ASWM is keeping an eye on the development of the 2012 Farm Bill. On this page you can find updates on the Farm Bill as well as agricultural news in the context of wetlands and related issues. For Farm Bill 2012 resources on the web, click here.
Monday, 21 April 2014 13:10
By Jim Lundstrom – Peninsula Pulse – April 11, 2014
Professor Robert Lawrence is in a select company of researchers.
"I think the only other group of scientists who probably are more frustrated than we are are the climate scientists," Lawrence said in a recent telephone call.
Monday, 21 April 2014 13:08
By Annie Snider– E & E Publishing, LLC – April 7, 2014
Today, farmers and ranchers can freely do any number of things on their property affecting rivers, creeks and wetlands that no other sector could undertake without going to the federal government for permission. Agriculture is different, Congress decided when passing the 1972 Clean Water Act. For the most part, the people who grow the country's food can plow their fields, build roads, spread fertilizer and drain water off their crops without needing a permit for filling in wetlands or washing pollutants into streams. For full story, click here.
Friday, 14 March 2014 00:00
By David Pierson – Los Angeles Times – March 13, 2014
A food safety group filed a lawsuit in hopes of forcing the U.S. Department of Agriculture to release documents in court that could explain why the federal agency approved genetically engineered alfalfa despite its misgivings about environmental safety. The Washington-based Center for Food Safety said Thursday the USDA may have come under pressure by seed giant Monsanto Co. to grant approval of its Roundup Ready alfalfa, which is designed to withstand multiple applications of herbicide. For full story, click here.
Monday, 24 March 2014 13:17
By Scott Cooper Williams – Green Bay Press Gazette–March 22, 2014
Randy Hallet hauled his cow manure out into the field to fertilize his soil every single day. Even in winter, he kept up the routine, knowing that the ground was frozen and that most of the manure would wash away into nearby creeks and streams. For generations, farmers throughout Northeastern Wisconsin have adhered to the same regimen. In the process, they have contributed to what is widely regarded as the region’s most serious threat to water quality. But a growing number of farmers are changing their ways and implementing practices aimed at protecting the environment by controlling runoff pollution from agriculture. For full story, click here.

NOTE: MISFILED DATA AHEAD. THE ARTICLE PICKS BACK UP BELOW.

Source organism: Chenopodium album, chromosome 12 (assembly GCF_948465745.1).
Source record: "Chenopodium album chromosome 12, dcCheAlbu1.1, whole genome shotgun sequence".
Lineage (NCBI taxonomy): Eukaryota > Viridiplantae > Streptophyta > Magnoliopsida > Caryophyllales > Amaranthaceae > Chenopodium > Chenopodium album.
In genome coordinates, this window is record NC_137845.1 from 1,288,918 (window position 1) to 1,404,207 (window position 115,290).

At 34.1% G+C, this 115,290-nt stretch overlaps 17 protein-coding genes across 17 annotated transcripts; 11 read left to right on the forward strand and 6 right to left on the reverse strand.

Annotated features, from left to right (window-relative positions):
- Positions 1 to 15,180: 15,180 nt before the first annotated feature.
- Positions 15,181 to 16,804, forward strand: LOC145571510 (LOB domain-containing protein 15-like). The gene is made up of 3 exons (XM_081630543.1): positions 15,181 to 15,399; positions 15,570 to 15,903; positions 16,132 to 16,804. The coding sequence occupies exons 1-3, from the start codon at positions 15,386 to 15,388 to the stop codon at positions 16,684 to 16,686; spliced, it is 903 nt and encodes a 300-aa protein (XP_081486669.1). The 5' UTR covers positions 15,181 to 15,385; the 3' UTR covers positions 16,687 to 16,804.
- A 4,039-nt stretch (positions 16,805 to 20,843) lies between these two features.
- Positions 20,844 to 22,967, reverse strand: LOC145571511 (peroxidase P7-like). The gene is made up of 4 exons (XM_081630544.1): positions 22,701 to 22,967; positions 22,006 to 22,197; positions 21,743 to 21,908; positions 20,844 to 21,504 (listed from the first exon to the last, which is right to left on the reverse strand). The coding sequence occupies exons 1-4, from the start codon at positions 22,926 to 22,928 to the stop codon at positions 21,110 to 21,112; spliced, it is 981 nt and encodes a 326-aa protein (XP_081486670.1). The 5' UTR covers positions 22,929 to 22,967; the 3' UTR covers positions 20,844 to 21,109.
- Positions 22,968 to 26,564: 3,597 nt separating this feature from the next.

Wednesday, 26 February 2014 00:00
By Louis Sahagun – Los Angeles Times – February 25, 2014
With monarch butterfly populations rapidly dwindling, a conservation organization on Monday asked the U.S. Environmental Protection Agency to implement tougher rules for the weed killer glyphosate — first marketed under the brand name Roundup — to save America’s most beloved insect from further decline. In a petition, the Natural Resources Defense Council argued that current uses of glyphosate are wiping out milkweed, the only plant upon which monarch caterpillars feed. The loss of milkweed is having a devastating effect on the life cycles of the large, fragile orange-and-black butterflies, which migrate through the United States, Canada and Mexico. It takes several generations of the insect scientists know as Danaus plexippus to make the round trip because each monarch lives only a few weeks in the summer. For full story, click here.